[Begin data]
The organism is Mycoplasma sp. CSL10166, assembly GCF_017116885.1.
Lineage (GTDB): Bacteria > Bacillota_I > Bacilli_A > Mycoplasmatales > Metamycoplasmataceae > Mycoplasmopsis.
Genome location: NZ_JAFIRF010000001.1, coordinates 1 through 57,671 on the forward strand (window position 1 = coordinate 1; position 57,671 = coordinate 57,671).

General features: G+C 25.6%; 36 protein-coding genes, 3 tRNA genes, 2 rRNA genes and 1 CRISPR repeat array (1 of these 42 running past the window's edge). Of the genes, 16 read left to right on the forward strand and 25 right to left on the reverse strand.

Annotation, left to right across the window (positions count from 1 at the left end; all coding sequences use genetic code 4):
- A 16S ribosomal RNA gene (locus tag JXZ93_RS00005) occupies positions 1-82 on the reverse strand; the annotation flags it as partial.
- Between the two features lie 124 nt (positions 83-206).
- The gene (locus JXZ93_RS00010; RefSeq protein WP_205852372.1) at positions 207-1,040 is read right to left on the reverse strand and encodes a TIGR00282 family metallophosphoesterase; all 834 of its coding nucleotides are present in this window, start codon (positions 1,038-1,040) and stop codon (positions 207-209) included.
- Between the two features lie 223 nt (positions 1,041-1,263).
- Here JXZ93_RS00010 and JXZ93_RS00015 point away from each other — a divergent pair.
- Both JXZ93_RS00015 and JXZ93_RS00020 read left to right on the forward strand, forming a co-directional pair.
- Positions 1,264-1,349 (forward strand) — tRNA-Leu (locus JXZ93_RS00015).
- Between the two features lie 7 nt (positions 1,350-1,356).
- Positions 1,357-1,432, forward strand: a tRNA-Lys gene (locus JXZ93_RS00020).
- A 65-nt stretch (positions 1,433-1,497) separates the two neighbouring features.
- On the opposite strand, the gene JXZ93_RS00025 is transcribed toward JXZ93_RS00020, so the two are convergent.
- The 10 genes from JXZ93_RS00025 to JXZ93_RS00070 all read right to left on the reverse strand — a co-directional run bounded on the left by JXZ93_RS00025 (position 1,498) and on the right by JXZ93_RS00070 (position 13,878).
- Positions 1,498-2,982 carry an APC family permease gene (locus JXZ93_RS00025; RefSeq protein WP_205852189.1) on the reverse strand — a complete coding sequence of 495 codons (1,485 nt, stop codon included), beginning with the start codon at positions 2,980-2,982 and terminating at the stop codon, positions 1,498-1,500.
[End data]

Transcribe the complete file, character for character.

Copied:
The organism is Mycoplasma sp. CSL10166, assembly GCF_017116885.1.
Lineage (GTDB): Bacteria > Bacillota_I > Bacilli_A > Mycoplasmatales > Metamycoplasmataceae > Mycoplasmopsis.
Genome location: NZ_JAFIRF010000001.1, coordinates 1 through 57,671 on the forward strand (window position 1 = coordinate 1; position 57,671 = coordinate 57,671).

General features: G+C 25.6%; 36 protein-coding genes, 3 tRNA genes, 2 rRNA genes and 1 CRISPR repeat array (1 of these 42 running past the window's edge). Of the genes, 16 read left to right on the forward strand and 25 right to left on the reverse strand.

Annotation, left to right across the window (positions count from 1 at the left end; all coding sequences use genetic code 4):
- A 16S ribosomal RNA gene (locus tag JXZ93_RS00005) occupies positions 1-82 on the reverse strand; the annotation flags it as partial.
- Between the two features lie 124 nt (positions 83-206).
- The gene (locus JXZ93_RS00010; RefSeq protein WP_205852372.1) at positions 207-1,040 is read right to left on the reverse strand and encodes a TIGR00282 family metallophosphoesterase; all 834 of its coding nucleotides are present in this window, start codon (positions 1,038-1,040) and stop codon (positions 207-209) included.
- Between the two features lie 223 nt (positions 1,041-1,263).
- Here JXZ93_RS00010 and JXZ93_RS00015 point away from each other — a divergent pair.
- Both JXZ93_RS00015 and JXZ93_RS00020 read left to right on the forward strand, forming a co-directional pair.
- Positions 1,264-1,349 (forward strand) — tRNA-Leu (locus JXZ93_RS00015).
- Between the two features lie 7 nt (positions 1,350-1,356).
- Positions 1,357-1,432, forward strand: a tRNA-Lys gene (locus JXZ93_RS00020).
- A 65-nt stretch (positions 1,433-1,497) separates the two neighbouring features.
- On the opposite strand, the gene JXZ93_RS00025 is transcribed toward JXZ93_RS00020, so the two are convergent.
- The 10 genes from JXZ93_RS00025 to JXZ93_RS00070 all read right to left on the reverse strand — a co-directional run bounded on the left by JXZ93_RS00025 (position 1,498) and on the right by JXZ93_RS00070 (position 13,878).
- Positions 1,498-2,982 carry an APC family permease gene (locus JXZ93_RS00025; RefSeq protein WP_205852189.1) on the reverse strand — a complete coding sequence of 495 codons (1,485 nt, stop codon included), beginning with the start codon at positions 2,980-2,982 and terminating at the stop codon, positions 1,498-1,500.